1 year ago
You may know Harvard Law–educated author Scott Turow for his bestselling memoir, One L (about that first year in law school), or for his legal thriller novels that get turned into feature films (see: Presumed Innocent).
Turow now has a new novel out in Testimony, and Esquire caught up with him to discuss the three books that changed his life. Below, find the books and an excerpted quote from Turow about each of them.
Herzog by Saul Bellow – “In the 1960s, Bellow was regarded as the great living American novelist. That alone would make him a figure of interest to an aspiring writer.”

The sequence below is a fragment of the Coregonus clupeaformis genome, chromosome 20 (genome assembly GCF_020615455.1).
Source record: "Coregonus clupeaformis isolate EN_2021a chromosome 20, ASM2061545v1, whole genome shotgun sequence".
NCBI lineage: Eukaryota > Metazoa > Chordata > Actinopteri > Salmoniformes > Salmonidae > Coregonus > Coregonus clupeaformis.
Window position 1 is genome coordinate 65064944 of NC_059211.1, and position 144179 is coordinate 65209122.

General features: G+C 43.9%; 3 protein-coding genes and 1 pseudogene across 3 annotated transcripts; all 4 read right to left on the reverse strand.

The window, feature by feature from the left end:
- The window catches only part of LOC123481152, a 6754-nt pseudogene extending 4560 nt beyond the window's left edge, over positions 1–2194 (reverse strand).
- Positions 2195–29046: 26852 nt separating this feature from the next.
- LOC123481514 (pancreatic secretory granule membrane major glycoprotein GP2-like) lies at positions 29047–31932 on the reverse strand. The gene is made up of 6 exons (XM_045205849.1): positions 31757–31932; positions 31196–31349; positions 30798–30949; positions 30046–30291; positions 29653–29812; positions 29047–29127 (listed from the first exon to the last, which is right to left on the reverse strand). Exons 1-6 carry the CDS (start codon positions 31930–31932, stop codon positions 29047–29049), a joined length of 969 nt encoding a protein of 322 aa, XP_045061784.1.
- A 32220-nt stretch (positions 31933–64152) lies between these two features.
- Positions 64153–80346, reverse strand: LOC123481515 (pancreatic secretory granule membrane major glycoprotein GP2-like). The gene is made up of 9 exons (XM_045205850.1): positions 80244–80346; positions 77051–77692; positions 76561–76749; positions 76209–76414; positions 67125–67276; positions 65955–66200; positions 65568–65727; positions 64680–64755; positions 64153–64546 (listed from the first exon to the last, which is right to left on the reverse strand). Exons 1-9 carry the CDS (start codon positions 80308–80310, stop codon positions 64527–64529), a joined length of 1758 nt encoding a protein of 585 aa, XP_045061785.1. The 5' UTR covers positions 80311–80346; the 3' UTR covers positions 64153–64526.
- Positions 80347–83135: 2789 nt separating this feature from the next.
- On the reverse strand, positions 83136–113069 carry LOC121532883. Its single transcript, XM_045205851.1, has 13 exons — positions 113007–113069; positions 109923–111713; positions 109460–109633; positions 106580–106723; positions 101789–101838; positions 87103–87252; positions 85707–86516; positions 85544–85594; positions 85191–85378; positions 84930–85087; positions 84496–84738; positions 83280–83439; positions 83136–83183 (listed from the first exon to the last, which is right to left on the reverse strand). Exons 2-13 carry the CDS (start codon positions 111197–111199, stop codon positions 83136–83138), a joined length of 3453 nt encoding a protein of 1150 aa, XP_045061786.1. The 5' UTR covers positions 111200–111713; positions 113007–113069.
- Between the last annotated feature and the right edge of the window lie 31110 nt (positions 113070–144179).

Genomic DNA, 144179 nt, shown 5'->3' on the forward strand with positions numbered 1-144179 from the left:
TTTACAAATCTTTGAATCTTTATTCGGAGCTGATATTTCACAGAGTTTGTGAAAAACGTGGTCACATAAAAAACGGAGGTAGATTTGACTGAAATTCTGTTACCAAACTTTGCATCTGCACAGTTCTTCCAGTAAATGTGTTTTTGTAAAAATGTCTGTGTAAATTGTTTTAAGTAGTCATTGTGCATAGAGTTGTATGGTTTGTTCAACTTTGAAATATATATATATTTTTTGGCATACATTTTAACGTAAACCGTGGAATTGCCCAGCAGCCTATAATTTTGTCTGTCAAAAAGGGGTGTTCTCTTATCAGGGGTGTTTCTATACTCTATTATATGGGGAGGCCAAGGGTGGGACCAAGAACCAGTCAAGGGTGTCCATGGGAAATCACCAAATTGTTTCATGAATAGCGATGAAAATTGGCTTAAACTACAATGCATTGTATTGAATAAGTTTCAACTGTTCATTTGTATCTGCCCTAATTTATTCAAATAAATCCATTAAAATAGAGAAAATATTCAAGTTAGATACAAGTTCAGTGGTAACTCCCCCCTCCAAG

Tell Me a Riddle by Tillie Olsen – “I had my senior year [of college] off to do nothing but write fiction, and Tillie was my principal tutor. She was an autodidact—she never even finished high school—and her literary preferences helped me understand the limitations of the canon.”
A Portrait of the Artist as a Young Man by James Joyce – Having first read it in high school, Turow says, “I had never encountered anything like it, and it really did blow my mind. Of course, I wanted to be the next James Joyce at that point.”